Handling WebSocket requests is similar to handling regular http(s) requests in Spring based code. We create a regular Spring Controller WebSocketBroadcastController but use the messaging annotations (e.g. @MessageMapping) to handle requests and serve content. Take a look at the Spring docs for more details.

Here is the WebSocketBroadcastController class with self explanatory source code comments.
    
/**
 * Copyright &copy; Sunit Katkar (sunitkatkar@gmail.com) http://sunitkatkar.blogspot.com
 */
package com.blogspot.sunitkatkar.controllers;

import java.security.Principal;

import org.slf4j.Logger;
import org.slf4j.LoggerFactory;
import org.springframework.messaging.handler.annotation.MessageExceptionHandler;
import org.springframework.messaging.handler.annotation.MessageMapping;
import org.springframework.messaging.handler.annotation.SendTo;
import org.springframework.messaging.simp.annotation.SendToUser;
import org.springframework.stereotype.Controller;

import com.blogspot.sunitkatkar.model.MessageBroadcast;
import com.blogspot.sunitkatkar.model.SimpleMessage;
import com.blogspot.sunitkatkar.util.Util;

/**
 * {@link WebSocketBroadcastController} is a regular Spring Controller as seen
 * in most Spring MVC applications. Its job is to receive {@link SimpleMessage}
 * message objects from the client, extract the <code>payload</code> (or
 * contents) of the message, prepend it with some simple text and finally
 * broadcast (or publish) the message to all clients who have subscribed to the
 * <code>/topic/simplemessages</code> message queue.
 * 
 * 
 * @author <a href="mailto:sunitkatkar@gmail.com">Sunit Katkar</a>
 * @since 1.0
 * @version 1.0.0.1
 */

@Controller
public class WebSocketBroadcastController {

    private static final Logger LOG = LoggerFactory
            .getLogger(WebSocketBroadcastController.class);

    /**
     * Method to handle the requests sent to this controller at
     * <code>/simplemessages</code> <br/>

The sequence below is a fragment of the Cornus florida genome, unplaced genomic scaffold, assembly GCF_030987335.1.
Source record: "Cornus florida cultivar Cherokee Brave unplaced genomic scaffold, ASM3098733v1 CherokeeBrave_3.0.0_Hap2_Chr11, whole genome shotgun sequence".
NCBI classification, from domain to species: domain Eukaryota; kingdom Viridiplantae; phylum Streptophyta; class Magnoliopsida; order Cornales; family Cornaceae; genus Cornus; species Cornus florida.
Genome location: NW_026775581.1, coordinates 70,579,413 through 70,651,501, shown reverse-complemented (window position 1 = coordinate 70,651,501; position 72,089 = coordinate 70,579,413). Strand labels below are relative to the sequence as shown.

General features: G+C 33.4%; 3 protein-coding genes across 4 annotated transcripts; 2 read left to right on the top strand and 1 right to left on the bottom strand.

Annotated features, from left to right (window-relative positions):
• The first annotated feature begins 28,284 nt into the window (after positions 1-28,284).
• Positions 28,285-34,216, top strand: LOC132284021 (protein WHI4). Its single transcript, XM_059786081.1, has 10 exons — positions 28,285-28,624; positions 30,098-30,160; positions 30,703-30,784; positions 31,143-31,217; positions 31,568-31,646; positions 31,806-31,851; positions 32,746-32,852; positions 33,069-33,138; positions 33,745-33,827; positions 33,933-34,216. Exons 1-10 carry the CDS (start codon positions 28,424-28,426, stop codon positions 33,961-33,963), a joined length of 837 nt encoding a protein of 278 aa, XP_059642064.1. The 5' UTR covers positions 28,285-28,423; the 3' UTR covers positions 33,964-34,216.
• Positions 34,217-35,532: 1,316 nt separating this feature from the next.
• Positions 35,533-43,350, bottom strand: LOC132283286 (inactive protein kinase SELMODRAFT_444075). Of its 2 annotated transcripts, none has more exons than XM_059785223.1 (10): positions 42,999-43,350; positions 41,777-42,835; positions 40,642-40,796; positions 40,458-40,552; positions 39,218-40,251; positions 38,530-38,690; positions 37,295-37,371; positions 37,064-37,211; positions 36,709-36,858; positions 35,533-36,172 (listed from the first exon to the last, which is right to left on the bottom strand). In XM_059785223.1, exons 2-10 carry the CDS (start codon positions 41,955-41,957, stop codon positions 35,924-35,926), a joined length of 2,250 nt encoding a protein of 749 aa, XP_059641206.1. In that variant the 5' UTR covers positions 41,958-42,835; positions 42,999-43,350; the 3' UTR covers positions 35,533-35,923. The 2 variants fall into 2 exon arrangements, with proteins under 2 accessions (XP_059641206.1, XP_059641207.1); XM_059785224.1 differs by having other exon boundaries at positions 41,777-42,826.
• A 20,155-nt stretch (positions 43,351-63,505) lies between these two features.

* <br/>
     * <b>Explanation:</b> The <code>@MessageMapping</code> annotation ensures
     * that if a message is sent to destination <code>/simplemessages</code>,
     * then the
     * {@link WebSocketBroadcastController#processMessageFromClient(SimpleMessage)}
     * method is called. <br/>
     * <br/>
     * The message payload is bound to the {@link SimpleMessage} object. For
     * simplicity, this method simulates a 3 second delay before sending back
     * the message as a {@link MessageBroadcast} object. The return value is
     * broadcast to all subscribers to
     * <code>/topic/simplemessagesresponse</code> as specified in the
     * <code>@SendTo</code> annotation. <br/>
     * <br/>
     * <b>Note:</b> The 3 second delay demonstrates that after the server
     * receives a message from the client, the client is free to continue any
     * other processing while the server takes its own time to act on the
     * received message.
     * 
     * @param message
     * @param principal
     * @param locale
     * @return
     * @throws Exception
     */
   
@MessageMapping("/simplemessages")
@SendTo("/topic/simplemessagesresponse")
public MessageBroadcast processMessageFromClient(SimpleMessage message, Principal principal) throws Exception { // Simulate a delay of 3 seconds Thread.sleep(3000); LOG.info("Sending server side response '{}' for user: {}", message, principal.getName()); return new MessageBroadcast("Server response: Did you send &lt;b&gt;'" + message.getMessage() + "'&lt;/b&gt;? (Server Response at: " + Util.getSimpleDate() + ")"); } /** * If there are any exceptions thrown by any of the messaging infrastructure * then they can be sent to the end user on the <code>/queue/errors</code> * destination. * * @param exception * @return */ @MessageExceptionHandler @SendToUser("/queue/errors") public String handleException(Throwable exception) { return exception.getMessage(); } }


Client Side WebSockets Code - basickWebsockets.jsp

On the client side we will use the SockJS javascript library to create a WebSocket connection and then communicate with the server. The following jsp page basicWebsockets.jsp has the HTML and Javascript together for easier reading. Note that I have used Twitter Bootstrap and hence there is some javascript code to handle the UI interactions. You can create a bare bones HTML page too.

The code has self explanatory comments.
<%@ page language="java" contentType="text/html; charset=ISO-8859-1" pageEncoding="ISO-8859-1"%>
<%@ taglib uri='http://java.sun.com/jsp/jstl/core' prefix='c'%>
<!-- basicWebsockets.jsp -->
<!DOCTYPE html>
<html>
<head>
<meta http-equiv="Content-Type" content="text/html; charset=ISO-8859-1">
<meta http-equiv="Cache-Control" content="no-store, no-cache, must-revalidate, max-age=0">
<!--  Bootstrap related -->
<meta name="viewport" content="width=device-width, initial-scale=1.0">
<!-- Latest compiled and minified Bootstrap CSS -->
<link rel="stylesheet" href="<c:url value="/resources/scripts/bootstrap/css/bootstrap.min.css"/>">
<title>Learn WebSockets 1</title>
<!-- WebSocket related javascript includes -->
<script src="<c:url value="/resources/scripts/sockjs-0.3.4.min.js"/>"></script>
<script src="<c:url value="/resources/scripts/stomp.js"/>"></script>
</head>
<body>
  <noscript>
    <h2 style="color: #ff0000">Seems your browser doesn't support Javascript! WebSocket relies on Javascript being enabled. Please enable Javascript and reload this page!</h2>
  </noscript>